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What to do after a hit and run in California

A woman pushing a shopping car inspects a scrape on the back of her car from a hit and run.
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A car accident is never ideal, but the situation becomes much more complex — and potentially expensive — when the other driver or drivers involved leave the scene before exchanging information. If you get involved in a hit-and-run in California, you should contact the police right away, then file a claim with your insurance carrier. If you have full coverage car insurance, your policy should cover most of your losses, like vehicle damages and medical bills.

Hit-and-runs in California

Hit-and-run accidents in California do happen, but not as often as standard accidents. The most recent California Office of Traffic Safety (OTS) annual report indicated that there were nearly 14,000 injury hit-and-run crashes in 2020, down 4.7% from the year prior.

So, how is a hit-and-run defined? A hit-and-run isn’t just a breach of the social contract. California Traffic Code specifically dictates that after an accident, all drivers need to stop their vehicles (after moving them out of the traffic flow), then offer “reasonable assistance” to any injured person and exchange information. Specifically, drivers involved in an accident in California need to provide:

  • Their name
  • Their current address
  • Their vehicle registration number
  • The name and address of anyone in their vehicle who was injured in the accident

Ultimately, it’s a good idea for anyone who gets in an accident in California to stay at the accident scene and exchange information or risk being charged with a hit-and-run.

California hit-and-run laws

When it comes to insurance, California hit-and-run laws differ from other states. Specifically, drivers can’t use uninsured motorist insurance to pay for damage to their vehicle if they can’t identify the other driver. There are, however, stiff legal penalties for the other driver if they are found. Those penalties depend on the amount of damage they caused. Here’s a quick overview of California hit-and-run laws:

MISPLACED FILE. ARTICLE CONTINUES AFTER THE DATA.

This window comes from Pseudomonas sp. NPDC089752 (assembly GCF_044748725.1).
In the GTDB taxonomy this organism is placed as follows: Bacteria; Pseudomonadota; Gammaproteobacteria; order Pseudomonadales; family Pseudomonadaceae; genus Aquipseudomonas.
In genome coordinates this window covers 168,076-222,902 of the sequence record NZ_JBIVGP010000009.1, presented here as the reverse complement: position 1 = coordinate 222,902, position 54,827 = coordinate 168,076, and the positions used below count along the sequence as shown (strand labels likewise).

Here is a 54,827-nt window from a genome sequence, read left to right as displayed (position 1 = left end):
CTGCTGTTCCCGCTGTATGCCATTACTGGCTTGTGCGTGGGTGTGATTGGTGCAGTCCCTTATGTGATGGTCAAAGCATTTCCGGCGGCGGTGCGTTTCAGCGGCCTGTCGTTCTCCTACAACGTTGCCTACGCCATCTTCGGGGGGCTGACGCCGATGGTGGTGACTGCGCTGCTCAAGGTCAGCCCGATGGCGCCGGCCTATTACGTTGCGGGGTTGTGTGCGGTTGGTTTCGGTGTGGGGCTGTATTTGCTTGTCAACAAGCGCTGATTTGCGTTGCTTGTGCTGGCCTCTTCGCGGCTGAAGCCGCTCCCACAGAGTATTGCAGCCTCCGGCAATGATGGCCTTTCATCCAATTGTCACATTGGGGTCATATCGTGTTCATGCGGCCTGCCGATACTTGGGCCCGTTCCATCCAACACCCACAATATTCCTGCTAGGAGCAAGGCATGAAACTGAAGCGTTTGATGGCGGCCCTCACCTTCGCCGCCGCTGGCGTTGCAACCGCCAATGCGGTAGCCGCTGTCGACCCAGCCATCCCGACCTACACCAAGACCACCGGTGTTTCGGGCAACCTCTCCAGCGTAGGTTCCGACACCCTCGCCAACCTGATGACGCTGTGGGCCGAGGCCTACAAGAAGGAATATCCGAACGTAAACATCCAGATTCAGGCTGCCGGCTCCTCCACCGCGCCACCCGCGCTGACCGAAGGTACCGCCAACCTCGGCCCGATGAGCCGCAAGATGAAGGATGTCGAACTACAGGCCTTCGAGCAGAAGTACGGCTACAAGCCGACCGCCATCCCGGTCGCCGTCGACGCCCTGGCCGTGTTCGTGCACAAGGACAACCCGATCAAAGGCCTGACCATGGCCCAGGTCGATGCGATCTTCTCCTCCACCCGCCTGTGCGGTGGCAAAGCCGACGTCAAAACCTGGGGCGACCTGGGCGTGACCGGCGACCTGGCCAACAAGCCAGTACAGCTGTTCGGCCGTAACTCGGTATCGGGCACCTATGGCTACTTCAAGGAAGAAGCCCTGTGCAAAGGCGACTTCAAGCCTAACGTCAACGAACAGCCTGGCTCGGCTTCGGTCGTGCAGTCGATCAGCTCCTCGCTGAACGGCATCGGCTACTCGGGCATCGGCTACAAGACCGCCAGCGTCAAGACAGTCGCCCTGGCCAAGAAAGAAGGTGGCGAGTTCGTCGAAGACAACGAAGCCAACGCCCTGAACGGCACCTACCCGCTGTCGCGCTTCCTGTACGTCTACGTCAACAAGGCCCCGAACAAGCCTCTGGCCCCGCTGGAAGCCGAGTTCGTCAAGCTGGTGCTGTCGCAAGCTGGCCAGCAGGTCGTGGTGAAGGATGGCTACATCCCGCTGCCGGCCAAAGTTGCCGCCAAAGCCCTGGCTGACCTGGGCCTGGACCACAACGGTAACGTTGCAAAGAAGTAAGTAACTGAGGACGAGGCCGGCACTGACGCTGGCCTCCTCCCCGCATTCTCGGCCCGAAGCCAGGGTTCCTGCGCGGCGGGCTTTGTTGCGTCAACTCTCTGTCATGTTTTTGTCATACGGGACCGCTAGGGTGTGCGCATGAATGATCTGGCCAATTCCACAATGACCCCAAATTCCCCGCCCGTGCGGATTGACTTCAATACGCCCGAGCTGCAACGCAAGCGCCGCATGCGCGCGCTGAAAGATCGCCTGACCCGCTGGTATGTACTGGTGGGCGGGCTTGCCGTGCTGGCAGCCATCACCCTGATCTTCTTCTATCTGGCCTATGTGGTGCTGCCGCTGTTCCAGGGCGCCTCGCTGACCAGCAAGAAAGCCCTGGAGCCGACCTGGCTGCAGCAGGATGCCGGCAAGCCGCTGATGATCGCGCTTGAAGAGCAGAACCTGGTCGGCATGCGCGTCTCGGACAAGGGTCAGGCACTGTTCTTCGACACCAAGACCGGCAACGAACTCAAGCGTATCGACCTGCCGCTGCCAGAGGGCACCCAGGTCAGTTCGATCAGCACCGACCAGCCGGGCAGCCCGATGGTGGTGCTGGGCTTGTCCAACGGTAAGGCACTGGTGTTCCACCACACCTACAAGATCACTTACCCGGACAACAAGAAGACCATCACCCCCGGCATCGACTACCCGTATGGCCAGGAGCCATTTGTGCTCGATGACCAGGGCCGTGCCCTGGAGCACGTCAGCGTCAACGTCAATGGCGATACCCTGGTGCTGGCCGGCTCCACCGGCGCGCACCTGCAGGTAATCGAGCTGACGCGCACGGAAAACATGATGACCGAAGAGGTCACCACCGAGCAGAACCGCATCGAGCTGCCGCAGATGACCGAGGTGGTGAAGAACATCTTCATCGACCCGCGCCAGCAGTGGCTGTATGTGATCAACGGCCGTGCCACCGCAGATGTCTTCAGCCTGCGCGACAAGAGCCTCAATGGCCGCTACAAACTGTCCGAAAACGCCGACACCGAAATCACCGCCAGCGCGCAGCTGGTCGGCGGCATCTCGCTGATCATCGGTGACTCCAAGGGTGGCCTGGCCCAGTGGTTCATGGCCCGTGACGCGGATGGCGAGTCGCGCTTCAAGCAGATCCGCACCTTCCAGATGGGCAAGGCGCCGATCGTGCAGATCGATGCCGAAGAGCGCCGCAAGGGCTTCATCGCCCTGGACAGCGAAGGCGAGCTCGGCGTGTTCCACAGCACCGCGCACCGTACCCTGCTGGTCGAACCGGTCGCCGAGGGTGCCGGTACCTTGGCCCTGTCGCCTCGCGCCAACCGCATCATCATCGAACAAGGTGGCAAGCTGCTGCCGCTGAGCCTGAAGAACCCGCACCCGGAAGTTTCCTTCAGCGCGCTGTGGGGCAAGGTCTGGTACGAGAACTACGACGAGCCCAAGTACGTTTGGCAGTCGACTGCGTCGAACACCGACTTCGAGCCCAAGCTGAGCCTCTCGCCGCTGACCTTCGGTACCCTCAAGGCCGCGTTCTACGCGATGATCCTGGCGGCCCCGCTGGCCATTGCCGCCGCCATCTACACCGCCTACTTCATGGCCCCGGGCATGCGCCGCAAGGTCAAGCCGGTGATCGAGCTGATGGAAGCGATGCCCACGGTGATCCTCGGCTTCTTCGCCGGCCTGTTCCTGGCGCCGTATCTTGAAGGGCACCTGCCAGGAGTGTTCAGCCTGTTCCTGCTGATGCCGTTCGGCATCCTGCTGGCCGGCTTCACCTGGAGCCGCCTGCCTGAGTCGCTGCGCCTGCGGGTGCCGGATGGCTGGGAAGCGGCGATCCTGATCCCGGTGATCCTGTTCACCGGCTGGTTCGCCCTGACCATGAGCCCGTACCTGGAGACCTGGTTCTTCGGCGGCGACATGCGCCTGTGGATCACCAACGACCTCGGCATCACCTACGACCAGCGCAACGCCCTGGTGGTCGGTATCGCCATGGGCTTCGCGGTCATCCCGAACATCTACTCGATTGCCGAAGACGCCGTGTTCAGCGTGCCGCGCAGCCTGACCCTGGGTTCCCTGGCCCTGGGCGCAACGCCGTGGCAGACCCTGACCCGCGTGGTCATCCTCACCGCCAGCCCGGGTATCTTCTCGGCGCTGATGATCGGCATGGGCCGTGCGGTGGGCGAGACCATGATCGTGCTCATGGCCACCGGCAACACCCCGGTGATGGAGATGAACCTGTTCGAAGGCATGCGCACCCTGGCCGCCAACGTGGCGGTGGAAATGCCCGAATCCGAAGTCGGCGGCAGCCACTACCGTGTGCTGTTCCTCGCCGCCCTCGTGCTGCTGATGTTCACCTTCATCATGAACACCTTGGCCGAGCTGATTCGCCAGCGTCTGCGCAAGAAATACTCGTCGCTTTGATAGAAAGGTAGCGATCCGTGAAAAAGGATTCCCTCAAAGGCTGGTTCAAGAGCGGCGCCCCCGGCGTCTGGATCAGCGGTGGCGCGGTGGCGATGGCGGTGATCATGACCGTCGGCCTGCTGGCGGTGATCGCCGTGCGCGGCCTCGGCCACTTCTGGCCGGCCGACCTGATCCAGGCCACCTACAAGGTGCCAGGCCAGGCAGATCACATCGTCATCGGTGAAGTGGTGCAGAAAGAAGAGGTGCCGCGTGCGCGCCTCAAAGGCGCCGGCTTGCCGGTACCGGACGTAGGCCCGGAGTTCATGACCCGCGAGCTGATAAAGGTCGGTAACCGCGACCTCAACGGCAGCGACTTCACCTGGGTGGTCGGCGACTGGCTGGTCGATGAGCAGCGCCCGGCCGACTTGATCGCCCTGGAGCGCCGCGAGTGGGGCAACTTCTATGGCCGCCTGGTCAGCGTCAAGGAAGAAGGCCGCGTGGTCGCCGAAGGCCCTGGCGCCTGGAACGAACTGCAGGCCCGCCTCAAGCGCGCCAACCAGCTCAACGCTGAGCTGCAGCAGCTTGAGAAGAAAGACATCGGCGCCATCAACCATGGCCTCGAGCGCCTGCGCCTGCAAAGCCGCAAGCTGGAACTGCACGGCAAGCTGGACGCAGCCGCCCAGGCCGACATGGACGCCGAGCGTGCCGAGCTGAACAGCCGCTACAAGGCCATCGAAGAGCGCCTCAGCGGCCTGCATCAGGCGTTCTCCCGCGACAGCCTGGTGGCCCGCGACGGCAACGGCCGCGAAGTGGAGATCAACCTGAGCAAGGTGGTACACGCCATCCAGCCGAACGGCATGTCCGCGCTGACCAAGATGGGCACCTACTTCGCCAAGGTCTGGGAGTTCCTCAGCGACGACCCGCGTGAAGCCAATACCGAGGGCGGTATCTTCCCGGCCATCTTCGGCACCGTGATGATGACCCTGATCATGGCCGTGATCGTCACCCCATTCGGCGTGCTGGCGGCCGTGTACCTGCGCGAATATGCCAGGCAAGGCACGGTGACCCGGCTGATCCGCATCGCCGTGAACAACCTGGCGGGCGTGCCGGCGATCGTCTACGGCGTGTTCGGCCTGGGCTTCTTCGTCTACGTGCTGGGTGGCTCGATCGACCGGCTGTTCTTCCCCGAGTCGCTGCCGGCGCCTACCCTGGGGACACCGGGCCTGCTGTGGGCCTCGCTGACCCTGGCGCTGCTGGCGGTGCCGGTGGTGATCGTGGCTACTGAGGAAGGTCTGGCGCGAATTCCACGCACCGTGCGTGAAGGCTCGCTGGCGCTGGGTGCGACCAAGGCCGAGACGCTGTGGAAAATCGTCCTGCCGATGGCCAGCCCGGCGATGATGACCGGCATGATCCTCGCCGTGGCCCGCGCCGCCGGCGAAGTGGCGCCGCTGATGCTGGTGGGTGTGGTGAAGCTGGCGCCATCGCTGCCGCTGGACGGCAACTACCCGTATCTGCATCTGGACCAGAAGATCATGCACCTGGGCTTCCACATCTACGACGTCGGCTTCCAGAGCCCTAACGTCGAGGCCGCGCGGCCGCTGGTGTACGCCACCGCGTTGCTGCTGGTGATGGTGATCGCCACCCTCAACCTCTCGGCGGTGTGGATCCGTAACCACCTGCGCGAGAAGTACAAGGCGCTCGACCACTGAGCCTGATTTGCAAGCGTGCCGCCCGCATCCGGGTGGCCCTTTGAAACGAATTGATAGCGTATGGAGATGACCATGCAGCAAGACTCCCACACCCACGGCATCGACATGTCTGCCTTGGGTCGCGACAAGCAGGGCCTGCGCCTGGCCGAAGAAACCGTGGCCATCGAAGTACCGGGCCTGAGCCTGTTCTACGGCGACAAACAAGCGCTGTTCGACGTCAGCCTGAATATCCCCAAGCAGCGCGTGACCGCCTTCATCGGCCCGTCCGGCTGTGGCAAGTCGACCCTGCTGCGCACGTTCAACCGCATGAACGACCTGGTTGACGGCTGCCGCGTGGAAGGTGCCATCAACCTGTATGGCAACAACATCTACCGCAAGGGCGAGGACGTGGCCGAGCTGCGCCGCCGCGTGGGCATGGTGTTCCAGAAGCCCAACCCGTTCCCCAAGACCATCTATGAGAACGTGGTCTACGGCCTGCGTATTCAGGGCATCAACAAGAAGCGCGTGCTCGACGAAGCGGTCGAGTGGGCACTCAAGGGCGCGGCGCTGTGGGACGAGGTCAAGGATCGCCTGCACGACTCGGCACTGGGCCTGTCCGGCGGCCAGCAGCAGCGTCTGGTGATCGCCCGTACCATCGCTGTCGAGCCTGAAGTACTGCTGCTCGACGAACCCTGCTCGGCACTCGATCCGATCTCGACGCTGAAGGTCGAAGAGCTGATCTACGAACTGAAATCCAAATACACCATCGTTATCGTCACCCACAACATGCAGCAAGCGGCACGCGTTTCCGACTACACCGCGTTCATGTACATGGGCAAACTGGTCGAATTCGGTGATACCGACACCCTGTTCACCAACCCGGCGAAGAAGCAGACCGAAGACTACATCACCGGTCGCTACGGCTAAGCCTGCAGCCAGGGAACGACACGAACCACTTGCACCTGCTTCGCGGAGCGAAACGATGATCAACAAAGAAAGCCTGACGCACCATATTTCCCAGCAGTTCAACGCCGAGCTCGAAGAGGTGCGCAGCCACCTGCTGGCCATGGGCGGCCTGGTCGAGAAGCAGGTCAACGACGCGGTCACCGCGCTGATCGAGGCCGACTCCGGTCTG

• Property damage after a hit-and-run: If the driver who left the scene damaged property but no one sustained injuries, they face up to six months of imprisonment in a county jail and/or a fine of up to $1,000.
  • Injuries after a hit-and-run: In this case, if caught, the driver who left the scene faces up to one year in a state prison or a county jail and/or a fine of between $1,000 and $10,000.
  • Deaths or permanent injuries after a hit-and-run: According to California hit-and-run statute, the hit-and-run driver who gets caught faces two to four years in a state prison or a fine of up to $10,000.

California hit-and-run law states that this offense can be charged as a misdemeanor or felony. Generally, property damage results in a misdemeanor and fatalities almost always result in a felony charge.

How hit-and-runs impact car insurance rates in California

Causing a hit-and-run accident in California will have a significant impact on a car insurance premium. In fact, a hit-and-run will likely have a much larger impact on a driver’s insurance rate than a standard accident.

If a driver causes an accident and flees the scene, they may be required to file an SR-22 form, a document that is often held by high-risk drivers. They might also face a rate increase if the driver they hit files an insurance claim.

In California, the average annual rate increase after a hit-and-run is much higher than the national average. In the table below, you can see the average annual full coverage premiums before and after an at-fault hit-and-run and accident.

Average annual full coverage premiums:

Before a hit-and-run After a hit-and-run After a standard at-fault accident
California average $2,065 $5,207 $3,412
National average $1,674 $3,367 $2,405

Four things to do after a hit-and-run in California

Drivers who are victims of a hit-and-run can take certain steps to protect themselves after the accident, including:

  • Make sure everyone is safe. After a hit-and-run in California, move your vehicle out of the flow of traffic and check on yourself and any passengers. Your priority should be to call for medical attention if anyone needs it.
  • Call the police and have them come to the scene to file a report. In a hit-and-run, involving law enforcement provides the best chance to find the other driver and evidence of what happened. If the driver who left the scene is found, they’ll need to pay for the damages to your car and any medical bills. You may also need a police report in order to file an insurance claim.